The first time I'd heard about Outlander was many years ago, when Mike won a Willamette Writers award, and Diana Gabaldon was the keynote speaker at the awards banquet. I remember her as quirky and was an academic scholar and professor with a Ph.D. in behavior ecology, becoming famous for writing a bodice-ripper historical, time travel, Scottish novel. My most vivid memory of her speech was she decided to write Outlander because she loves men in kilts! She had just signed the contract with Starz to produce the book as a television series. Anyone who has watched the TV show knows how much Gabaldon loves men in kilts! 

Outlander is set in 1945 after the war, and it's about an English nurse named Clare. She's married to Frank, a nerdy academic, and they travel to Scotland so he can research his ancestors and they can try to rekindle their romance after being separated during the war. Intrigued by the stone runes, she finds herself falling back into time to the 1700s where she encounters Jamie and her husband's evil ancestor, Black Jack Randall (played incredibly well in the show by Tobias Menzies, who also plays Frank). 

After hearing Gabaldon, I researched the book to see if I should read it, but honestly the romance genre kept me away. After the TV show began to get popular, I finally tried it out but I gave up because I was trying to read the e-book and the length in that medium made it more difficult to read. However, I got totally hooked on the show. I have always been drawn to time travel, and the combination with historical fiction is a perfect fit for me. I love learning the Scottish history.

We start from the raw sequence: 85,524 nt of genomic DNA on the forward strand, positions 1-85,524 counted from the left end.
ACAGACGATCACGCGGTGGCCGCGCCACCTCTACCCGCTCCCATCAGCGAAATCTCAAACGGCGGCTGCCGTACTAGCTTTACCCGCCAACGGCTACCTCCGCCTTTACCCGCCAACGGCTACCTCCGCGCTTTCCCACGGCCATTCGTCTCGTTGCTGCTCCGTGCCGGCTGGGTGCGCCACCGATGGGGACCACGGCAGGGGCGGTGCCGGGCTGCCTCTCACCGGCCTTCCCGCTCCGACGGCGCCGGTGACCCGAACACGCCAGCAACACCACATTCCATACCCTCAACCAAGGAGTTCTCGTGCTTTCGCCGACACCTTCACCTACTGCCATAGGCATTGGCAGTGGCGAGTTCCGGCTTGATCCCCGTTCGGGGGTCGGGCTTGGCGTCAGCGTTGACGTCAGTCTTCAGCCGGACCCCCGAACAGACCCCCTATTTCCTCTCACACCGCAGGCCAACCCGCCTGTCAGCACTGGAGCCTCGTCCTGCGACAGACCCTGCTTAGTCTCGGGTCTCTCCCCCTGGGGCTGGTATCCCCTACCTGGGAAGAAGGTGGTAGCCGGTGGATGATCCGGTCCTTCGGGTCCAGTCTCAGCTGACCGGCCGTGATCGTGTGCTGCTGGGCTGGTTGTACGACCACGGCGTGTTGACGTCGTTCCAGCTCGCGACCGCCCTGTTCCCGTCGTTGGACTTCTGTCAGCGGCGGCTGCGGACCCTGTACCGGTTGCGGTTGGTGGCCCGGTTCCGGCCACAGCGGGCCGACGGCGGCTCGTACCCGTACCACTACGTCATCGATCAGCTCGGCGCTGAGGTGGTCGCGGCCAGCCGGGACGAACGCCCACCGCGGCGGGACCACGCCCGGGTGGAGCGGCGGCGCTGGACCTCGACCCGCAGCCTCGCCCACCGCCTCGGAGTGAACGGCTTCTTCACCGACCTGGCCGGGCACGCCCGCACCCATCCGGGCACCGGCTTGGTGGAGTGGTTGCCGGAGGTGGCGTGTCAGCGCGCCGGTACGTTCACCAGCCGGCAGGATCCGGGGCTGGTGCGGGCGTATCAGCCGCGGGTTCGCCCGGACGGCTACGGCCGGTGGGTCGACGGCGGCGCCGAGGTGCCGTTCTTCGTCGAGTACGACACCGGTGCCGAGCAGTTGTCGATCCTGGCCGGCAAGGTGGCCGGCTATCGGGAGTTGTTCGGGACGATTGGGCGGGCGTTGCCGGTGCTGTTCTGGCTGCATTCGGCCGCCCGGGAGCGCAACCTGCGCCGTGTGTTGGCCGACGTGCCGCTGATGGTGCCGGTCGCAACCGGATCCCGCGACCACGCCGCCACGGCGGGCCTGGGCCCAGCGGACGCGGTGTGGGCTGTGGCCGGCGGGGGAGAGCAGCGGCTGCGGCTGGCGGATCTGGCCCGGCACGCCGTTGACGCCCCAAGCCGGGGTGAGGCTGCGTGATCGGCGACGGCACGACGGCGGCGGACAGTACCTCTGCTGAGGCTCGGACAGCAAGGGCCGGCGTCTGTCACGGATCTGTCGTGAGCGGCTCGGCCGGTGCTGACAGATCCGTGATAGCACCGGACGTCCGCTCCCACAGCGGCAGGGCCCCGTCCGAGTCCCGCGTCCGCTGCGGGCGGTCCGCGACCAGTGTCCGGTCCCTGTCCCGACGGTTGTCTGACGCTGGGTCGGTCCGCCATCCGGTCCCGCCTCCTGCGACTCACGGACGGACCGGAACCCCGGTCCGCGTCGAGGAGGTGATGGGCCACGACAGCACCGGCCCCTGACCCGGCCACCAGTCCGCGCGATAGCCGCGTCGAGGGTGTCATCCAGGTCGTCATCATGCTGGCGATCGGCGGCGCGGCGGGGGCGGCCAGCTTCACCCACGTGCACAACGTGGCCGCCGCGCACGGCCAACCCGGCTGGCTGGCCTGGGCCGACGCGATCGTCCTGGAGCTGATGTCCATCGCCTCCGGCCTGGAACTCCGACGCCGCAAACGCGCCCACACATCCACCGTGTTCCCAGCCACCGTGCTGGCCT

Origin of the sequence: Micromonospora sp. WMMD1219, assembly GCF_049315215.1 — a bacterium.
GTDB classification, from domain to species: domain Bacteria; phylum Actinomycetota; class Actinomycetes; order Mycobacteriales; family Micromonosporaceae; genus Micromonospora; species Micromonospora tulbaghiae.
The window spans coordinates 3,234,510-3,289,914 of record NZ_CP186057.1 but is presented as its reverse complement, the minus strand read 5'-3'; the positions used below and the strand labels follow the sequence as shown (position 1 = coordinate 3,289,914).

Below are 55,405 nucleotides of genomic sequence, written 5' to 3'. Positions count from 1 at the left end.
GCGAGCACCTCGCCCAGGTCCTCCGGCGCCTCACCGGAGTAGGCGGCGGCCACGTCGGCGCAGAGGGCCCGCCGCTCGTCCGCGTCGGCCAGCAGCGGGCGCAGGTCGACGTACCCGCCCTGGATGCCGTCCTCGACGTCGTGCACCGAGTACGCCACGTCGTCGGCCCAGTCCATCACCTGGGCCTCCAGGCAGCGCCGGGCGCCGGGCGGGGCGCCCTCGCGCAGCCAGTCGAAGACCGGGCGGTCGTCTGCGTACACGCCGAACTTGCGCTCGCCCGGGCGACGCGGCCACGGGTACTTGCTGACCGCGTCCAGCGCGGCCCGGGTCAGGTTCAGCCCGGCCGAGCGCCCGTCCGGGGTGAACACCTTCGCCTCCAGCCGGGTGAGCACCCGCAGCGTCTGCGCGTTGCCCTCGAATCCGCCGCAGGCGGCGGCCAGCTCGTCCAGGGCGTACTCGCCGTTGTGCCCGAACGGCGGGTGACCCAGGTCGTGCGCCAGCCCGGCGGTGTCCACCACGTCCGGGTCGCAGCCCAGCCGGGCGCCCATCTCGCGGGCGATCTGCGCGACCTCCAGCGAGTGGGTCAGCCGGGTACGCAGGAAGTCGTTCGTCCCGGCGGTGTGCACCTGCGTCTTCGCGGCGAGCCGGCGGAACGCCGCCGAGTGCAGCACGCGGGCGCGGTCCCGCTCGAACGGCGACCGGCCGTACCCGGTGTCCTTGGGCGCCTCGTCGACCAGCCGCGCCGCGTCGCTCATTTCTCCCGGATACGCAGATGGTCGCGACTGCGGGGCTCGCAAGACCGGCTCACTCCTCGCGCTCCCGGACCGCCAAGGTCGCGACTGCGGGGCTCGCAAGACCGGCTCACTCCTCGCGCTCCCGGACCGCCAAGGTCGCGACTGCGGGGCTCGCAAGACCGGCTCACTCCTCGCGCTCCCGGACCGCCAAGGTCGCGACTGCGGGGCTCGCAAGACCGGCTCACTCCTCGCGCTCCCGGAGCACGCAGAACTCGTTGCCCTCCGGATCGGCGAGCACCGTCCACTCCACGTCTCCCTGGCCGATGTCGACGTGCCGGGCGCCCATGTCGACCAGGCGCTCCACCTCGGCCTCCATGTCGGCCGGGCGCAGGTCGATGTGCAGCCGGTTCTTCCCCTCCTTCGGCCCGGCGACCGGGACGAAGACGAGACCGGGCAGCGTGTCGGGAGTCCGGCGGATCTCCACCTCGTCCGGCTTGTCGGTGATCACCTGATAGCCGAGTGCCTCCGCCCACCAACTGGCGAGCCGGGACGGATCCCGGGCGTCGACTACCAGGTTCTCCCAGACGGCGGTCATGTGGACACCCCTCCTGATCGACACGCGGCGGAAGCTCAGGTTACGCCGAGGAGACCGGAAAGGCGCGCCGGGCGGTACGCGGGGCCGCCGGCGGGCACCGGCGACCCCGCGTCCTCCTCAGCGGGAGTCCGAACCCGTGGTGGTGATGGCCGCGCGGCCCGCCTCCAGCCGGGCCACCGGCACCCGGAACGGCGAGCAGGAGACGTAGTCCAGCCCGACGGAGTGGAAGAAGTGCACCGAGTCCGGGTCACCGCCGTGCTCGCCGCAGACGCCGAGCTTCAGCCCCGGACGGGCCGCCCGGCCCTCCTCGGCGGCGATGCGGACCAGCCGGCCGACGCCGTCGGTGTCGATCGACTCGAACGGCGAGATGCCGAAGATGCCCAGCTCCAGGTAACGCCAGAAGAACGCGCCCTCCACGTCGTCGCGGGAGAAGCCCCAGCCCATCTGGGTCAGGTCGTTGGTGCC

When my book group voted to read Outlander this year, I was all in to give the first book another try. Claire is a fascinating heroine, and Jamie is sexy, sensitive, and strong...perhaps unrealistic characters for their times but fun nonetheless. I really enjoyed it and eventually will read more in the series. My friend Kristin has already moved on to the other books. Not everyone in the group loved Outlander, but it led to a great--and hilarious--discussion.

The night we discussed Outlander and hilarity ensued
My friend Nicola read many of the sex scenes out loud in a Scottish brogue, and there's much to laugh about in the book...especially the sex scenes! While I wasn't paying attention, Nicola and Katie got hold of my phone and put this nude of a wet Jamie on my phone wallpaper. 

The phone wallpaper, edited with my "Thumbs"
comment to cover his privates--
I can't remember why we were laughing
 about "thumbs" but it was a story
I do need to put a trigger warning in this review. The book has a few rape scenes, including one that includes torture (at the end of the book). It was extremely difficult to read and even harder to see dramatized in the show. With that said, Gabaldon handles the PTSD resulting from the sexual assault in a sensitive, insightful way.

Of course, some of this book (and series) is unrealistic. I am not a fan of the scene in which Jamie disciplines Clare because she disobeys him and puts the entire group at risk, and then she forgives him afterward. I know it was a different time, but it didn't seem to fit with Jamie's character.